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"When Worlds Collaborate: The Style of Early..." Topic

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Tango0121 May 2023 9:06 p.m. PST


"Despite some successes in the contemporary gaming community at creating spaces for diverse players and perspectives, examining the early roots of the tabletop role-playing (TTRPG) game community as a subculture that was dominated by white men provides vital insights into why the community still struggles with issue of race and gender. Placing the origins of these games into the context of the Long Sixties and their aftermath, the early formation of a TTRPG "style" emerged as a site in which players engaged in a form of escapism that provided more control in fictional worlds than the perceived chaos of reality in the late 1970s. Though these fictional worlds may have fulfilled escapist desires, the collaborative nature of TTRPGs solidified an emergent "imagined community" of players who also negotiated significant "real-world" issues within the development of a subcultural style of TTRPGs. 1 Examining early example of race and gender in TTRPGs highlights the inherent biases and some initial attempts to engage with those biases. Using fanzines, personal reflections of my own experience as an African-American gamer since the 1970s, and the game manuals and the ten years of Dragon Magazine as primary sources, this article will argue that there was a distinct subcultural style of TTRPGs that reflected and reinforced white male-dominated boundaries. Furthermore, the collaborative nature of the games allowed for the transfer of biases, while also eventually contributing to a negotiation of homogenic boundaries, permitting some positive changes within the contemporary community, even as some players cling to the ideologies of marginalization present in the foundations of early TTRPGS. The first ten to eleven years of TTRPGS from their inception with Dungeons and Dragons in 1974 offered insights into the influence of the social unrest of the Long Sixties on the development of TTRPG spaces and consequently the influence these early games had on the TTRPGs that followed…"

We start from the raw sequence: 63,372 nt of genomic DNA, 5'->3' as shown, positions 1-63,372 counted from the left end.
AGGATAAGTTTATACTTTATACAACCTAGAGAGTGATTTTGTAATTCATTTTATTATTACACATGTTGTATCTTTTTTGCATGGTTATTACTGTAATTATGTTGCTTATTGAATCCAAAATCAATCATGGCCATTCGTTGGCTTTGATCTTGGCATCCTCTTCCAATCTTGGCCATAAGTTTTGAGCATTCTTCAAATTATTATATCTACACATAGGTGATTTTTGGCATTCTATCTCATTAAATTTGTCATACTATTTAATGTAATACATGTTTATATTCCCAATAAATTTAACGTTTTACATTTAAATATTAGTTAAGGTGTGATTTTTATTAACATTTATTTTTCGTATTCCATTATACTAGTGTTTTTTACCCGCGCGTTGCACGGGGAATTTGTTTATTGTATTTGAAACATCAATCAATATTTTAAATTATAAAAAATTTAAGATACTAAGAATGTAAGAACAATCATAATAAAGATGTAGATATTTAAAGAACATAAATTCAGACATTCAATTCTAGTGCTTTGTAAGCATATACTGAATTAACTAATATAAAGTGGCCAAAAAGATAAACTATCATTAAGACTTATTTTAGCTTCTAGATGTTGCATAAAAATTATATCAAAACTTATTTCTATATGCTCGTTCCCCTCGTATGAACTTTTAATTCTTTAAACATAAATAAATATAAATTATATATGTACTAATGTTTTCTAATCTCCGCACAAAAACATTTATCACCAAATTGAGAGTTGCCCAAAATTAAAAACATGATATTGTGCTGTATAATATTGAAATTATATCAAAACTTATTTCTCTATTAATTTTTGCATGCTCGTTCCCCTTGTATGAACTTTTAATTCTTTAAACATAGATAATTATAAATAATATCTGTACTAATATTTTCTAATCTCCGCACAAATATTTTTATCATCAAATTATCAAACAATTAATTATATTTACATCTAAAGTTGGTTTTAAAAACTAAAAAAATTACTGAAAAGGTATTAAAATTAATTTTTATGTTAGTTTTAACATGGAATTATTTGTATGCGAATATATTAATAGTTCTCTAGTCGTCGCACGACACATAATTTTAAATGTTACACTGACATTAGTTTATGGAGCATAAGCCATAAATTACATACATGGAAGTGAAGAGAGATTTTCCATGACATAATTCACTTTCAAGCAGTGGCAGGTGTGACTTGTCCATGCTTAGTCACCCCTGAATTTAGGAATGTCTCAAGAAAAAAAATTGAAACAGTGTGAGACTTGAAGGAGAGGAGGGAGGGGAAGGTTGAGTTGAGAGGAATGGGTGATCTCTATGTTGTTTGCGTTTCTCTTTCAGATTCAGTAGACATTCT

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rmaker21 May 2023 9:24 p.m. PST

This guy is off base. There were plenty of female RPGers from the get-go. Not one for one, certainly, but there were proportionately many more women in RPG's, especially fantasy, than in wargaming or even (at that time) model railroading.

Gozerius21 May 2023 9:48 p.m. PST

Dominant culture creates games based on said dominant culture's history and folklore that glorify and reinforce superiority of said dominant culture. Who would have thought that was possible?
I wonder if they have these discussions in China? Or Japan? Is Anime racist? After all, the heroes appear to be asian, and the round eyes are often horrible caricatures.

pzivh43 Supporting Member of TMP22 May 2023 9:00 a.m. PST

So much angst and bashing of a hobby. A lot of noise signifying nothing.

Tango0122 May 2023 3:27 p.m. PST



arthur181523 May 2023 5:28 a.m. PST

Gozerius has the right of it. There is, of course, nothing to stop other cultures from creating games based upon their own history, mythology, attitudes and experiences. If they have not done so, it seems rather mean spirited to complain that they are not represented as they would like in games devised by others.

Mark J Wilson Supporting Member of TMP25 May 2023 2:49 a.m. PST

Interesting that they don't mention figure wargaming in their 'about' section "Scholarship on role-playing games, traditional games (chess, go, backgammon), parlor games, strategy board games, collectible card games, larp and similar material will be the central focus of our journal".

Tango0125 May 2023 3:22 p.m. PST

Good point!


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